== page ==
All those Questers who were on the outing, including the many ladies, were thrilled with the experience and felt it had been a most enjoyable outing which had been well worth while to participate in. Another successful Questers outing.
Visit to Gold Hill Museum, Abbey Ruins and to enjoy Shaftesbury Fringe Festival
Once again, the AHA Group found itself in the position of having to cancel the above scheduled visit on Friday 22nd July.
Sadly, it seemed as though everything was against us! The weather was extreme for us Brits and we could not take any risks with some members who have health issues, in addition, two of group tested positive for Covid.
But we will not be defeated! There is no group visit for August, which has been our annual practise. We will be back for our September visit to Devizes, a tour of the Museum followed by a guided tour of the town. As per our normal procedure, we will be sending out details of this event.
Theresa Twitchell spoke, initially, about portraits she had taken recently of her grandchildren emphasising the need to vary the angle, shoot from below (and above) and be aware of the serendipity of ‘catching the moment’ illustrated by a capture of a furtive/cheeky look from the grand-daughter taken from above at just the right angle. Subsequent discussion prompted her to show some more photographs with some descriptions of how the photographs were taken – concluding with her favourite photograph of a rose, lightly sprayed with water using a black board as a background. This made the rose ‘pop’. It was interesting to view the varied preferences for the photographs that showed the differences in personal tastes!
On Friday 24th June we met our Blue Badge guide and old friend of the AHA Group, David Richards. He was in his usual good form for the planned visit to Stratford-sub-Castle.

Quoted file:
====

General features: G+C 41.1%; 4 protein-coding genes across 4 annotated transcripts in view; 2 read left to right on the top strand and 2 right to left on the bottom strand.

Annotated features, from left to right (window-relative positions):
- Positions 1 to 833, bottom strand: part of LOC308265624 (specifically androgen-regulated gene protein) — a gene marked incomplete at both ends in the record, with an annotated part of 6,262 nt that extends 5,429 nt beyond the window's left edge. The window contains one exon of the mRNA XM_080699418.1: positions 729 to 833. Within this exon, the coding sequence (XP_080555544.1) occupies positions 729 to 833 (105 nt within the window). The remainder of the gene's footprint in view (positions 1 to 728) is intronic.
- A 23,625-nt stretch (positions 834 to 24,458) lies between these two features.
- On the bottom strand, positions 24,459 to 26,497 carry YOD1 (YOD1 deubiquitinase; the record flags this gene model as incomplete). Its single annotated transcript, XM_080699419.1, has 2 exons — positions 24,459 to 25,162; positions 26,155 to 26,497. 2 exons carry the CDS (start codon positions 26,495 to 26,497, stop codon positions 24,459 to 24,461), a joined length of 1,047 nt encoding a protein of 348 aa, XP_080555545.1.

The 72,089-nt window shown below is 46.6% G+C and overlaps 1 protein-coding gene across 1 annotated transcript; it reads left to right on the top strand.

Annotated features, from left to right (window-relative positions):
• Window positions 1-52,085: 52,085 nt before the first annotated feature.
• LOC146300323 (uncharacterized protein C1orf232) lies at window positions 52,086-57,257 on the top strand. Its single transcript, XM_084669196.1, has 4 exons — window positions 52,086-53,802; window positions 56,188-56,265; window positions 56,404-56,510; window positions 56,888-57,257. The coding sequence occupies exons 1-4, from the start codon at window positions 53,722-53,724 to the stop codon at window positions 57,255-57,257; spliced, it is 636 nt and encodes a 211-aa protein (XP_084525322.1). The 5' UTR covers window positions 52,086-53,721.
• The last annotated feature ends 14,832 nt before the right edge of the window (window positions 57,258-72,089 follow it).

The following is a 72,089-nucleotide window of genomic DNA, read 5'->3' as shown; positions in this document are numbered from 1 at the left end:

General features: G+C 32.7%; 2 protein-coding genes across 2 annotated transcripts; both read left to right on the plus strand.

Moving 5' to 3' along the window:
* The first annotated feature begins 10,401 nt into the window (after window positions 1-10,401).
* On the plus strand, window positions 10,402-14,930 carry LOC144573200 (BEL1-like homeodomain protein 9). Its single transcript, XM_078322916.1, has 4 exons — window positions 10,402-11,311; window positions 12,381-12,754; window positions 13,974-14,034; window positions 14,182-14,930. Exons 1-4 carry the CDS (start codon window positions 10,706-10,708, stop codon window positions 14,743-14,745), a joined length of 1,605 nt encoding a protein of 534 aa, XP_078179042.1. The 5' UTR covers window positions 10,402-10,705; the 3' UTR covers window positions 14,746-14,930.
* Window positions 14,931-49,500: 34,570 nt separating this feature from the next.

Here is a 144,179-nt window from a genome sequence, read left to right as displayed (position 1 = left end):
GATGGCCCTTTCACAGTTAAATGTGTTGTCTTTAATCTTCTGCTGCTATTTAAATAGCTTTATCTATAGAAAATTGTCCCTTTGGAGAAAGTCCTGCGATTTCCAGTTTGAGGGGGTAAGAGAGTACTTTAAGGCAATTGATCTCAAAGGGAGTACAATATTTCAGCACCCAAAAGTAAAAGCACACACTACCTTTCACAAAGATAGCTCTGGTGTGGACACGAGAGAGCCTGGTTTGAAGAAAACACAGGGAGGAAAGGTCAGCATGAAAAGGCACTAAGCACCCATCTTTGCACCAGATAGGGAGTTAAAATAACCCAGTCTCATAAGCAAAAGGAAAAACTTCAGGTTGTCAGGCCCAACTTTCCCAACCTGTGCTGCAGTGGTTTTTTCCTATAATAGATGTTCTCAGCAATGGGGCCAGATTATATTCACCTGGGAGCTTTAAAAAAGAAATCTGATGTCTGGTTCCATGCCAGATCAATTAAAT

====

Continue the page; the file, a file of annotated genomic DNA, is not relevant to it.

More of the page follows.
We were there to learn about the roguish Pitt family and their connection with the old Rotten Borough of Old Sarum, which was only abolished by the Great Reform Act of 1832. He started by explaining the chequered history of Jack ‘Diamond’ Pitt who, after 3 very profitable periods working in colonial India both against and for the British East India Company, managed to acquire a huge uncut diamond. This very large diamond was sold to France to initially embellish Napoleon’s sword hilt. It was subsequently removed and placed in his coronation crown. The remains of the uncut diamond ended up in Russia as part of their crown jewels. At this time, Pitt turned his attention firstly to buying influence in the form of the Rotten Borough of Old Sarum and then to buying properties and farmland (a lot of it). Indeed, to this day, certain members of the Pitt Dynasty remain prominent landowners.
Diamond Pitt’s original elegant home, which he had built remains a sizeable property in Stratford-sub-Castle as do a few other old houses in the village. The village would remain (apart from post WW2 developments) largely recognisable to Pitt the Younger. The dynasty produced two prime ministers, both of whom relied upon the Rotten Borough system for their power and influence. During the walk around the village, we saw the site of the old Parliament tree under which at election times the few eligible electors would gather to bargain their votes, which usually went to the highest bidder. However, in the case of Old Sarum, Diamond Pitt had all the important votes in his grasp well in advance of any election.
Apparently, Pitt the Younger did not become Prime Minister in his twenties via talent alone. He knew how to fully exploit patronage to his personal advantage, being schooled in his corrupt ways by past generations of his family, who were extremely adept at the art. The old church was a delightful building, located close to glorious, thatched cottages and a few elegant houses which must have been built for wealthy families.
As usual, David was a complete master of his subject and was able to answer our many questions with humour and precise information. The tour lasted about two hours, by which time we were in need of some refreshments. Taking our leave from David, we journeyed to the next village Lower Woodford for lunch at the Wheatsheaf, thus concluding yet another very successful AHA outing.
Prepared by: Ron Bryan - AHA Organiser
Anton u3a Group News
Reports and records of Groups' activities.